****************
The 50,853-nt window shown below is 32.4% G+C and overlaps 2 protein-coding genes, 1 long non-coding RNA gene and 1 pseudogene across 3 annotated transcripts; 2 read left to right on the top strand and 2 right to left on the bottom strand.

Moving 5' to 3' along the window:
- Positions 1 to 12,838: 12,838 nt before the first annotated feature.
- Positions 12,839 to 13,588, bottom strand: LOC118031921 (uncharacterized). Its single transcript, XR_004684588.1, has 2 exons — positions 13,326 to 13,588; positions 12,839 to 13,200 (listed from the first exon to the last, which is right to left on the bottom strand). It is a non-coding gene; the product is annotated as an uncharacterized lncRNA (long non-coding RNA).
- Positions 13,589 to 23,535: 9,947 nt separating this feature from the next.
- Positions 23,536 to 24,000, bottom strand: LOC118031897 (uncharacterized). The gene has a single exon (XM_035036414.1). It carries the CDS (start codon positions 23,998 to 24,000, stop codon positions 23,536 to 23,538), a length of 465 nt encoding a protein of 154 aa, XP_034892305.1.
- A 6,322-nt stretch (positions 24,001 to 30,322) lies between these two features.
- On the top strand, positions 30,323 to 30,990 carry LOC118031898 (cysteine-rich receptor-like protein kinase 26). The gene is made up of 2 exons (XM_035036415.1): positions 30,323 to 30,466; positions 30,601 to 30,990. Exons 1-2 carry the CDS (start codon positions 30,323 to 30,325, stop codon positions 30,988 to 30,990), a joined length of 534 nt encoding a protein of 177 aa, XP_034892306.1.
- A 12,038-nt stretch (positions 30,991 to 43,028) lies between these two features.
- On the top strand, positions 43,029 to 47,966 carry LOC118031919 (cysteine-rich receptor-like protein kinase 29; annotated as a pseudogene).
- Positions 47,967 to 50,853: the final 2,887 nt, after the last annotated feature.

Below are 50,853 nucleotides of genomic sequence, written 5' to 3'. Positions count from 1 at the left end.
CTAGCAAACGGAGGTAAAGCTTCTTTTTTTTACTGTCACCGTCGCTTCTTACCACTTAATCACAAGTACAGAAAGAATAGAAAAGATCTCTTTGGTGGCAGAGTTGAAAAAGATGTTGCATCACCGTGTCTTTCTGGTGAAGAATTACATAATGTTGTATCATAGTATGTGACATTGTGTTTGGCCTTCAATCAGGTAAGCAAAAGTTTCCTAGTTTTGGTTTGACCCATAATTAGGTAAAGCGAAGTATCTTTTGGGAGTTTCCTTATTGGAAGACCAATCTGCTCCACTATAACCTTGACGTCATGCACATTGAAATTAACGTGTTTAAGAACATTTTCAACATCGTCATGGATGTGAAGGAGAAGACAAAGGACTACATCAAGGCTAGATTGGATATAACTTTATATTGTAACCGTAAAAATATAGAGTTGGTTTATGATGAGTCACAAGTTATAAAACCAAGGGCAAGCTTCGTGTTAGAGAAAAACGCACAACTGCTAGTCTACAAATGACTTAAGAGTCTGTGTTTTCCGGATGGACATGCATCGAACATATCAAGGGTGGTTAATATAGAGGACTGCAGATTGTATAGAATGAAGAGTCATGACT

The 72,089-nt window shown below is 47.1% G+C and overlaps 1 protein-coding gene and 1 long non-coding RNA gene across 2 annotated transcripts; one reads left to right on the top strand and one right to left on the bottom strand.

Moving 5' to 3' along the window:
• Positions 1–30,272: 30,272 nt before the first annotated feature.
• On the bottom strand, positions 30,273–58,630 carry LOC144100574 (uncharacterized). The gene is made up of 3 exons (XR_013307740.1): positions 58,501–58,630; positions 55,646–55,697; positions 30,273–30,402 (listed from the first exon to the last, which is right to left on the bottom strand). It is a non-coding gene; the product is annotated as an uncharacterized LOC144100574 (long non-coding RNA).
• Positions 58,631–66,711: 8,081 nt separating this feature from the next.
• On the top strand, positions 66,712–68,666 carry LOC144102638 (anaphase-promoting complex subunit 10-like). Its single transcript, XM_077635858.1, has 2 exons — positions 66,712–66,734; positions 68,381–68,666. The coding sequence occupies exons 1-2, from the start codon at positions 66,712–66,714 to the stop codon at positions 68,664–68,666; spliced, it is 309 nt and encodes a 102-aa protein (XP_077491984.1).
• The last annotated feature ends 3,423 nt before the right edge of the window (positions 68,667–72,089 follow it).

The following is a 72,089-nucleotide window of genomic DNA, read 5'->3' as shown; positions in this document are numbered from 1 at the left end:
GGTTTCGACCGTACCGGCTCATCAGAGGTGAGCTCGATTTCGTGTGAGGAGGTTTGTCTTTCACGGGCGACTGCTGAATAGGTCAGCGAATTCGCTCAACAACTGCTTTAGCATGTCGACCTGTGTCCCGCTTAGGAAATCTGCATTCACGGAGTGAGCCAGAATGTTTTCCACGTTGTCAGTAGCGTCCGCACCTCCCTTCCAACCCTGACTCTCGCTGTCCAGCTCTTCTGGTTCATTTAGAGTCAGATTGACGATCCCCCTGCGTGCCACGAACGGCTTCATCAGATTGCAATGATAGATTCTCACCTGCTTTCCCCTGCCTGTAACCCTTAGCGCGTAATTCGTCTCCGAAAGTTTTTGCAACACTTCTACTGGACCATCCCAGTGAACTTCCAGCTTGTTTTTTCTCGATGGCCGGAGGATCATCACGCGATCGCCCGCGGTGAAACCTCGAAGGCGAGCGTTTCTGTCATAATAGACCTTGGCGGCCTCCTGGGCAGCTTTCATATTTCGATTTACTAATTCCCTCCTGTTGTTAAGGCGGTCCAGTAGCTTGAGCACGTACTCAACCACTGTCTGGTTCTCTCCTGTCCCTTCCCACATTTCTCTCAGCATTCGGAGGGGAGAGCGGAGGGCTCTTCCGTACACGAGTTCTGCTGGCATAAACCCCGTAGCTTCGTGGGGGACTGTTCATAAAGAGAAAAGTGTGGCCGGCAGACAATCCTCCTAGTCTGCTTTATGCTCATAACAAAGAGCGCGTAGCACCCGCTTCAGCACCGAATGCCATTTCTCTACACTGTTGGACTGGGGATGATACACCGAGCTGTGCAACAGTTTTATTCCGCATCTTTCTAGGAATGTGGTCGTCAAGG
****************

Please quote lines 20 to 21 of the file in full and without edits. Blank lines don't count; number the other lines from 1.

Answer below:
• The last annotated feature ends 3,423 nt before the right edge of the window (positions 68,667–72,089 follow it).

The following is a 72,089-nucleotide window of genomic DNA, read 5'->3' as shown; positions in this document are numbered from 1 at the left end: